E. coli expression systems involve many variables but are one of the most common and efficient methods for protein expression.
E. coli is by far the most popular protein expression platform. The days when pharmaceutical manufacturers had to refine large quantities of plant or animal tissues and fluids into the desired protein are practically gone. Now, by selecting the the proper vector and the proper host, manufacturers can create large quantities of highly-refined proteins at a much lower cost. There are, however, a great many considerations that go into finding the right combination of vector and host. A few of the most important are detailed here.
The nature of the total recombinant protein expression system will affect which strain of E. eoli is the most appropriate.
Though there are many options for protein expression – bacteria, yeast, and unicellular algae, to name just a few – by far the most popular option is E. Coli. This is because under ideal conditions it can double every 20 minutes, and can transform plasmids in as little as five minutes. Its genome is well understood and a great deal of technology has been developed to make working with it even more predictable. There are a number of strains of E. coli, each with certain advantages and disadvantages. Most strains, however, have been developed for very specific purposes. When performing initial experiments, the two main strains worth testing are BL21 and K-12.
The BL21 strains have substantial genetic modifications that make it easy to work with in a protein expression system. Specifically, it is missing a number of proteases which break down foreign and extracellular proteins, meaning the desired proteins are not digested before they can be harvested. The BL21 strains is by far the most commonly used for protein expression, but derivatives of the K-12 strain are also common, as they have many modifications to stabilize plasmids. Which host strain is right for the expression of the protein in question depends on the interaction of the host strain with the plasmid itself, and the plasmids have many variable regions.
Coli expression vectors have many variable regions and the exact composition will depend on the desired protein expression system.
A plasmid vector, used to introduce the desired gene to the host organism for expression, has many variable regions, but four variables are of essential concern in building a protein expression system: the replicon, the promoter, the selection marker, and the affinity tag (and its associated remover).
The replicon is the origin of replication, and which replicon the plasmid contains will affect the copy number. The copy number is how many copies of the plasmid the host can have, and replicons of the same or similar type compete for the same replication machinery within the cell. It may also be desirable to introduce multiple expression vectors with replicons of different types, so they do not compete for replication resources, but more copies of the desired gene does not necessarily mean higher protein production, as each round of production puts a metabolic burden on the host which may slow growth or replication.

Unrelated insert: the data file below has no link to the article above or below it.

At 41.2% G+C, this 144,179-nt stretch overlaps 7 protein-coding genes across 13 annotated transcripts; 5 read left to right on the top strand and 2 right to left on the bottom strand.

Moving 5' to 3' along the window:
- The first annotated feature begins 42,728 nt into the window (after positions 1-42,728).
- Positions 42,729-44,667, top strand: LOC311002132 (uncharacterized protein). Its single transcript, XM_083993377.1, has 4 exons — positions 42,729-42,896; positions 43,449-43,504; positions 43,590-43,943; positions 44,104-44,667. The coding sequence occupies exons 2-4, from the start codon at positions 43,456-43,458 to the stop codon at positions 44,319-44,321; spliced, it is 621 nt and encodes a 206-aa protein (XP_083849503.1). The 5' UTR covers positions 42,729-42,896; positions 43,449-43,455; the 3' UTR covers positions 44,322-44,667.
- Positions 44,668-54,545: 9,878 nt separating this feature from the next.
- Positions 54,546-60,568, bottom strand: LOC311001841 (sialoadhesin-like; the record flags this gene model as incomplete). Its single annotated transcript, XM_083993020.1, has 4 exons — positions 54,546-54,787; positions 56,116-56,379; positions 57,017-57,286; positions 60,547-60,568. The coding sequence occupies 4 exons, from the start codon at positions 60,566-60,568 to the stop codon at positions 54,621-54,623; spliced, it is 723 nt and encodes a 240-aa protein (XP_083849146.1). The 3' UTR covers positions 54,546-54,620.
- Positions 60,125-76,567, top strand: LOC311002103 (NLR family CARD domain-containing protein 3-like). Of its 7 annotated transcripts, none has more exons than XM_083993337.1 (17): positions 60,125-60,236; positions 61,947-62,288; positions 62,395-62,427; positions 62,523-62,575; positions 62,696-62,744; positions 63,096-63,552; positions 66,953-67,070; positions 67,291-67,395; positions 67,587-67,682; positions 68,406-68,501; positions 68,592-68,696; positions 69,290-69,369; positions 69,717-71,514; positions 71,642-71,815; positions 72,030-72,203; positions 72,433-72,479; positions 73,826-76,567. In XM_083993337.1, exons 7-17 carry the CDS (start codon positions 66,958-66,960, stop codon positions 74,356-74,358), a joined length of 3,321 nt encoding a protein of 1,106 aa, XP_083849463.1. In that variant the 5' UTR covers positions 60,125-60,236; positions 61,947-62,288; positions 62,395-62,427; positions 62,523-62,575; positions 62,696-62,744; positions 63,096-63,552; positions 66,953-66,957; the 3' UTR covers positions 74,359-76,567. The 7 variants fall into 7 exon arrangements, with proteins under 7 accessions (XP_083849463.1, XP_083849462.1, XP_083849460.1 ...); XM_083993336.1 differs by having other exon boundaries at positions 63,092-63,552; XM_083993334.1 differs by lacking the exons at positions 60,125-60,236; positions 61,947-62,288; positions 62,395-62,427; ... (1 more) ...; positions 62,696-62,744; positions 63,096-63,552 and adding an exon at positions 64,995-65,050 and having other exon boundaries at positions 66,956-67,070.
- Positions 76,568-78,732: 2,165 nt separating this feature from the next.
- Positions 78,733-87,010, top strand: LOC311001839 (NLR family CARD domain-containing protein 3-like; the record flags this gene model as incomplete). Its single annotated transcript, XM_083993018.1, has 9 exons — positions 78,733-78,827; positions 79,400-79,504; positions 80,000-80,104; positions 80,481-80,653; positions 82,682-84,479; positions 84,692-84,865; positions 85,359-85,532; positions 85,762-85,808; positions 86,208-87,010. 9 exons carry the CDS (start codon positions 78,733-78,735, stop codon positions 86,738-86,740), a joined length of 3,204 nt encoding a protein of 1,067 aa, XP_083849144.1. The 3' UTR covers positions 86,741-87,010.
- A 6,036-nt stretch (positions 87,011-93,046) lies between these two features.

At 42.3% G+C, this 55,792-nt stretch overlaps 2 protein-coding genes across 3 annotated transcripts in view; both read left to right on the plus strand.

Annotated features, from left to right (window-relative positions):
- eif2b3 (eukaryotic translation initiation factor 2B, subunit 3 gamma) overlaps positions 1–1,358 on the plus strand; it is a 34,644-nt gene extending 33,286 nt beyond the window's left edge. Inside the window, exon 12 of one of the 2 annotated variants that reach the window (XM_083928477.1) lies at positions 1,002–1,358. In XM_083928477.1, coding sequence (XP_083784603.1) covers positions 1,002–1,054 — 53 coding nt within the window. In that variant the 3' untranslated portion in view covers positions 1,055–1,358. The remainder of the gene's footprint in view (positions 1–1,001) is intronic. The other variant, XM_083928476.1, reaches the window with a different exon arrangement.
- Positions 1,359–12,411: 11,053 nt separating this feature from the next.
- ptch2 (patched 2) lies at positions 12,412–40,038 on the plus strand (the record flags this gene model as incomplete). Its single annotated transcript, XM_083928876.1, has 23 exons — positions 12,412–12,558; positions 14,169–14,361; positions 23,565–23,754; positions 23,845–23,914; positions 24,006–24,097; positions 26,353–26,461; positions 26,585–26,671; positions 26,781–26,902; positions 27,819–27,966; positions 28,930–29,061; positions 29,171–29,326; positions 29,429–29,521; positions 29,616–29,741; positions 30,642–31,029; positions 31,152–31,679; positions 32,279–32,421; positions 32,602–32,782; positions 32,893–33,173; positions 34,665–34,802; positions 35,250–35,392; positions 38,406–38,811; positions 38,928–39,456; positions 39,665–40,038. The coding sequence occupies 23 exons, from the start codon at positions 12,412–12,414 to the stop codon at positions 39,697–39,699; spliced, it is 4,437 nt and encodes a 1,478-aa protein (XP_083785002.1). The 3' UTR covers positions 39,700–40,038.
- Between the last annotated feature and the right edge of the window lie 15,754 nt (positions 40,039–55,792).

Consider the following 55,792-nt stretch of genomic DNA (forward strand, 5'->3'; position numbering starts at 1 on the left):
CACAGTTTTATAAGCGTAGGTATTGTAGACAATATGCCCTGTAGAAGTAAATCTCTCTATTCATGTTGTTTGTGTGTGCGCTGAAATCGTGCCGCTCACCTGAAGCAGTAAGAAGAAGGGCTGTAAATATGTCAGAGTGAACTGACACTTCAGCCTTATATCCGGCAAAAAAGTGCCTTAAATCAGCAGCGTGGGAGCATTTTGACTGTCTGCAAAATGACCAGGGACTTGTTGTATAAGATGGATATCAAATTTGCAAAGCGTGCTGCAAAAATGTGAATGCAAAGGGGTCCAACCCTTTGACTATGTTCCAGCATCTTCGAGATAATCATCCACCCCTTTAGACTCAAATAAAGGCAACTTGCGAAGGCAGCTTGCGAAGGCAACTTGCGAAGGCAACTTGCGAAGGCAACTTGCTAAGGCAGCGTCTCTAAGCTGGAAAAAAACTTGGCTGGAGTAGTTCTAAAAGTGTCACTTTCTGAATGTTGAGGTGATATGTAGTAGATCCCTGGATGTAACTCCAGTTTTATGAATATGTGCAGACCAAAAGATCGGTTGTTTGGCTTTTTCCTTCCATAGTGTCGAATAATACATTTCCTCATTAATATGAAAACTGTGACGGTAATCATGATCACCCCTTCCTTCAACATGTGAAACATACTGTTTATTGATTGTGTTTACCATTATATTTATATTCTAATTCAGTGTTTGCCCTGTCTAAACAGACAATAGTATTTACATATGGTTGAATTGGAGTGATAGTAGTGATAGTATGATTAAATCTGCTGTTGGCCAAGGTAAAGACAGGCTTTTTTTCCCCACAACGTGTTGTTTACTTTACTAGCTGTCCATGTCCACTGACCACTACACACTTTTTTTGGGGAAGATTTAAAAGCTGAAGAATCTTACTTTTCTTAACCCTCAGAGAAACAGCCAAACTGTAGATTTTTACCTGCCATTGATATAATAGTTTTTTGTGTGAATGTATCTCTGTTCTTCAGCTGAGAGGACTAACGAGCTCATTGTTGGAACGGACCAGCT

The promoter is a gene sequence that encourages the host to transcribe the desired gene for protein synthesis. By far one of the most common promoters is the lac promoter, which is activated in the presence of lactose, but deactivated in the presence of glucose, however it is also prone to expressing without without the presence of an inductor, and. this “leakiness” may be unacceptable in certain expression systems. Hyrbid promoters have been engineered in order to minimize these kinds of drawbacks.
Plasmids are not universally adopted by hosts, and not universally passed on when they are, given that they create an unnecessary metabolic burden for the host. Determining which hosts have transformed the vector and which haven’t would be an involved process without the presence of a selection marker. In E. Coli expression systems, antibiotic resistance genes are generally used as selection markers in the expression vector. The culture is grown on a selective medium, meaning only the cells with the plasmids are able to grow. Given concerns about antibiotic resistance, a recent practice has also been to remove necessary genes from the genome of E. Coli and place them in the vector, to encourage vector transformation.
Finally, once the protein is produced, it is necessary to detect it and purify it. An affinity tag solves both these problems at once, coding for a protein or an amino acid chain that connects to the desired protein. The specific form depends on the desired protein, but generally speaking these tags must eventually be removed either through enzymatic or chemical cleavage, as they can affect protein folding and function.
The correct combination of all these variables can only be found through experimentation.
With so many variable regions in the expression vector, and so many options for a host, the most efficient combination to scale up can only be determined through experimentation. Small scale screens can be performed using 96-well plates and high throughput protocols using robots exist which allow an individual to test as many as 1000 conditions in a week.
Though a great many variables exist just in the realm of E. Coli expression systems, by keeping these main considerations in mind, experimentation to find the optimal combination can be done efficiently and cost effectively.